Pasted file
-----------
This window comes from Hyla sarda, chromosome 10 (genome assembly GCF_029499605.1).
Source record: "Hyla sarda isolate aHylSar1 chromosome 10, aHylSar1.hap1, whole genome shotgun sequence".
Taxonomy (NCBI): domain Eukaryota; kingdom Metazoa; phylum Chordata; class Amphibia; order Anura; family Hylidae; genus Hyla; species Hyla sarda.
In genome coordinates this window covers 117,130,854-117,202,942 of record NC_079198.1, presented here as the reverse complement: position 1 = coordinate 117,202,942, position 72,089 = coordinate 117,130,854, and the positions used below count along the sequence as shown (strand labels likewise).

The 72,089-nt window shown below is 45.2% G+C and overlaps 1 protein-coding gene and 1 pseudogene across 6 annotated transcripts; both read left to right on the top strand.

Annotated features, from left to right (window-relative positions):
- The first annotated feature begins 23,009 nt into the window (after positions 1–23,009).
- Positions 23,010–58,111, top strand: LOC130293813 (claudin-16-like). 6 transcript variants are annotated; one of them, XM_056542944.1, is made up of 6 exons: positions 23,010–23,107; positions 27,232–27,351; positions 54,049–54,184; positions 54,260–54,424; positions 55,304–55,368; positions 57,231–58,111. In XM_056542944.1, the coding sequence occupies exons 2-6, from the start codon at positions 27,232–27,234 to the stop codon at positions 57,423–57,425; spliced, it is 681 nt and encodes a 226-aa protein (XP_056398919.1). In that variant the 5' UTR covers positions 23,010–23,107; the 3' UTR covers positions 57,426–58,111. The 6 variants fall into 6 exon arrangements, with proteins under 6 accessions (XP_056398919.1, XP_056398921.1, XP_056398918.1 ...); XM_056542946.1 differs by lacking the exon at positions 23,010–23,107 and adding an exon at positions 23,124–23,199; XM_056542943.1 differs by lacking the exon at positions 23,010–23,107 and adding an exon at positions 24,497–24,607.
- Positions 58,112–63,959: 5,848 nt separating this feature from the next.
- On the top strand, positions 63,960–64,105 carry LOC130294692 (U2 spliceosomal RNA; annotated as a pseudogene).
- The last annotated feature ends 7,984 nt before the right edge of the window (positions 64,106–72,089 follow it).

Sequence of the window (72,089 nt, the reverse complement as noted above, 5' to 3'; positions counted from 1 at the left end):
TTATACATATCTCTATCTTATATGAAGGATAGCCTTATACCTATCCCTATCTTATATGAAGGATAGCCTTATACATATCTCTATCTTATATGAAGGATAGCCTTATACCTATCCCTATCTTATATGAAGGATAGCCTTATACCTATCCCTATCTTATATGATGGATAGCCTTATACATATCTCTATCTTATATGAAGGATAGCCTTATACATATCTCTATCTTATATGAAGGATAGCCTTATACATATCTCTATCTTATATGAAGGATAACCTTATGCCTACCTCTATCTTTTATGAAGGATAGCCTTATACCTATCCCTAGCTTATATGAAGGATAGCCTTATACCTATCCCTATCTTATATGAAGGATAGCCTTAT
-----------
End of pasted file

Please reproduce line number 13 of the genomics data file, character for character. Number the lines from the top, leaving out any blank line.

TTATACATATCTCTATCTTATATGAAGGATAGCCTTATACCTATCCCTATCTTATATGAAGGATAGCCTTATACATATCTCTATCTTATATGAAGGATAGCCTTATACCTATCCCTATCTTATATGAAGGATAGCCTTATACCTATCCCTATCTTATATGATGGATAGCCTTATACATATCTCTATCTTATATGAAGGATAGCCTTATACATATCTCTATCTTATATGAAGGATAGCCTTATACATATCTCTATCTTATATGAAGGATAACCTTATGCCTACCTCTATCTTTTATGAAGGATAGCCTTATACCTATCCCTAGCTTATATGAAGGATAGCCTTATACCTATCCCTATCTTATATGAAGGATAGCCTTAT